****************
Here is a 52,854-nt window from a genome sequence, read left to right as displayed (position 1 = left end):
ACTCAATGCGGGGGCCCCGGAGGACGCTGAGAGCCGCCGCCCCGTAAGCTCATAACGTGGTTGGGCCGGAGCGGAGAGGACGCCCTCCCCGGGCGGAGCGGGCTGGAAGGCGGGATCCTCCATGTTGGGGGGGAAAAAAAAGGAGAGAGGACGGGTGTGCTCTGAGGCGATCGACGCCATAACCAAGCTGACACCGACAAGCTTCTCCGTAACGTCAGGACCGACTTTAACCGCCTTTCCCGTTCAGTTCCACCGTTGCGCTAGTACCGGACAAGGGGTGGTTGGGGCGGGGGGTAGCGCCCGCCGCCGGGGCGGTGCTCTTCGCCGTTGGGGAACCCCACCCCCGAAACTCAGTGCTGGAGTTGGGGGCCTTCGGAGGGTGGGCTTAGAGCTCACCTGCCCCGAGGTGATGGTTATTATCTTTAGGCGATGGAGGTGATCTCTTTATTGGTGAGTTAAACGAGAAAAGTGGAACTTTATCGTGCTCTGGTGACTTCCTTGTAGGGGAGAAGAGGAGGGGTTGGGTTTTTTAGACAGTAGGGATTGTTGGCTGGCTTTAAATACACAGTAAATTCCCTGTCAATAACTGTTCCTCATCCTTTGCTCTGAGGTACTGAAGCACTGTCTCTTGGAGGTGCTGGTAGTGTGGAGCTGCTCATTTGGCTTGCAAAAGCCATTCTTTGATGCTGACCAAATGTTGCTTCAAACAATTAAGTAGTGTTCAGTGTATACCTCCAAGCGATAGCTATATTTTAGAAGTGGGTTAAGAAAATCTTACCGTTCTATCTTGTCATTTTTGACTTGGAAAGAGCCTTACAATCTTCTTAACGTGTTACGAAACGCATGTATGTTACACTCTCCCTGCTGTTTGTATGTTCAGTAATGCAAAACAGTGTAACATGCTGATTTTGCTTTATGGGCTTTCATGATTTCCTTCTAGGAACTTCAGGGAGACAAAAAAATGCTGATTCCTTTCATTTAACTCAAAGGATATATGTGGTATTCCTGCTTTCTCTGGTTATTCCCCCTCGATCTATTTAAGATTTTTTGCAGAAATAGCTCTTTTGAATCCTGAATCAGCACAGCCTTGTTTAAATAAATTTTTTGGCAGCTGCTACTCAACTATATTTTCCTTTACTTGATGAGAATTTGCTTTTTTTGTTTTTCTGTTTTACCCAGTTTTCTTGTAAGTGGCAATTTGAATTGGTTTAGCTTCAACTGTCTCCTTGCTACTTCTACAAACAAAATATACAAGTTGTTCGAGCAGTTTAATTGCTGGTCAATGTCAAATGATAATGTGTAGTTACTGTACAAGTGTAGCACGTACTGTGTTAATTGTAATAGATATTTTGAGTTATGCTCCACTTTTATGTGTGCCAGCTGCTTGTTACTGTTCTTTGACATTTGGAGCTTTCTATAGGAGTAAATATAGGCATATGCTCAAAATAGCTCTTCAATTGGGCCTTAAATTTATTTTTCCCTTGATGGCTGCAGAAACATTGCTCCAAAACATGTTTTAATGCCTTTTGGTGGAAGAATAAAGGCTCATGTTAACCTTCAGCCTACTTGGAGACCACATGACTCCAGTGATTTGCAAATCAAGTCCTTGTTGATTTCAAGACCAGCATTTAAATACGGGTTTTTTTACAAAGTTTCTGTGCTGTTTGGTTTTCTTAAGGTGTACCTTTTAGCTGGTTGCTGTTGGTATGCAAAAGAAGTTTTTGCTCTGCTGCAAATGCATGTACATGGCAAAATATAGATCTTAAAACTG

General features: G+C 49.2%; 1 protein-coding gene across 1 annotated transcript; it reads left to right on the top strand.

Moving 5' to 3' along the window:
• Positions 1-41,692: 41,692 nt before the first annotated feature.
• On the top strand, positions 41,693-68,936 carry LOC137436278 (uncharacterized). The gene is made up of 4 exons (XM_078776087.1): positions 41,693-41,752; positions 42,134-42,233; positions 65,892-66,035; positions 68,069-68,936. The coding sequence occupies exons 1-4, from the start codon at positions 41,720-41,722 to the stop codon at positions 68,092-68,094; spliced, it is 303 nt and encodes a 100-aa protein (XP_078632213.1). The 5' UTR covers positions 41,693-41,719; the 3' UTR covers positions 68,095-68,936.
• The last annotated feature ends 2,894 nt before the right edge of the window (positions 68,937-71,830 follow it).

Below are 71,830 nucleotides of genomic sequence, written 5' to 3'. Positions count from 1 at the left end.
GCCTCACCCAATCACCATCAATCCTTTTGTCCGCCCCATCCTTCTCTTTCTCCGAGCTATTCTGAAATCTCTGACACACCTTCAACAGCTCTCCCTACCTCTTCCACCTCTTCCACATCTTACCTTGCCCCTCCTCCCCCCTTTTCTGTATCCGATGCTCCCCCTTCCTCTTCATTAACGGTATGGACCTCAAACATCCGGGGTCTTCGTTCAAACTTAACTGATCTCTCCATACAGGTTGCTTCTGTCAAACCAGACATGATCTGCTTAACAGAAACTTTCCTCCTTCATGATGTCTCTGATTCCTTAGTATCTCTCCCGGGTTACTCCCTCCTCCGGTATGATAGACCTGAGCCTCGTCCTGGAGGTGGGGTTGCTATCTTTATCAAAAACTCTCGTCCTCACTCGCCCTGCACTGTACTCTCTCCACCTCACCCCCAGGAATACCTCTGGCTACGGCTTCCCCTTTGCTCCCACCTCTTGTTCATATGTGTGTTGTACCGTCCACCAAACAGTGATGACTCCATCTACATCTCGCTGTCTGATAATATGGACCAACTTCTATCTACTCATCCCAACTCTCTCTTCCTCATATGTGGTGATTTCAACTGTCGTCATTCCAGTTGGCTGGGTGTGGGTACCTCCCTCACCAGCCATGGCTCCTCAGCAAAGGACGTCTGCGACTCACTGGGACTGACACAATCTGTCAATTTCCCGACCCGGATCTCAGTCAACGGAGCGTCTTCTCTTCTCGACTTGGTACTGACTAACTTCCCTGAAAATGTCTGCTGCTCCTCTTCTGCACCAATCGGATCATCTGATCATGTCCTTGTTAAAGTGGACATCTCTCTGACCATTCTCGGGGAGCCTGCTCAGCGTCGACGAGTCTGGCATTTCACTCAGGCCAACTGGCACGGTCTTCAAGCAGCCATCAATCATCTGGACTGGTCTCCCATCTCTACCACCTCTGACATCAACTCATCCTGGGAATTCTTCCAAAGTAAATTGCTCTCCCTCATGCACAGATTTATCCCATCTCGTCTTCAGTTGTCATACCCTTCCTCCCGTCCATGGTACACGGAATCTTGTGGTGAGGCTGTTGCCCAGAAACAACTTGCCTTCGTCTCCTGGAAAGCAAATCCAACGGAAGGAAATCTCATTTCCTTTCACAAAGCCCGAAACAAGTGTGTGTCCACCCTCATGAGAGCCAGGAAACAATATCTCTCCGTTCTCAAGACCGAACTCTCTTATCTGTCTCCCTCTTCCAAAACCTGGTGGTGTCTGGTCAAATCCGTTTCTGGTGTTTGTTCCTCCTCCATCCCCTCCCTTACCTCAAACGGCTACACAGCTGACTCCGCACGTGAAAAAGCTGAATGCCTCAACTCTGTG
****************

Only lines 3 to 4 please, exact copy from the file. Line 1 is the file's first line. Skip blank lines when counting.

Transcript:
General features: G+C 49.2%; 1 protein-coding gene across 1 annotated transcript; it reads left to right on the top strand.

Moving 5' to 3' along the window: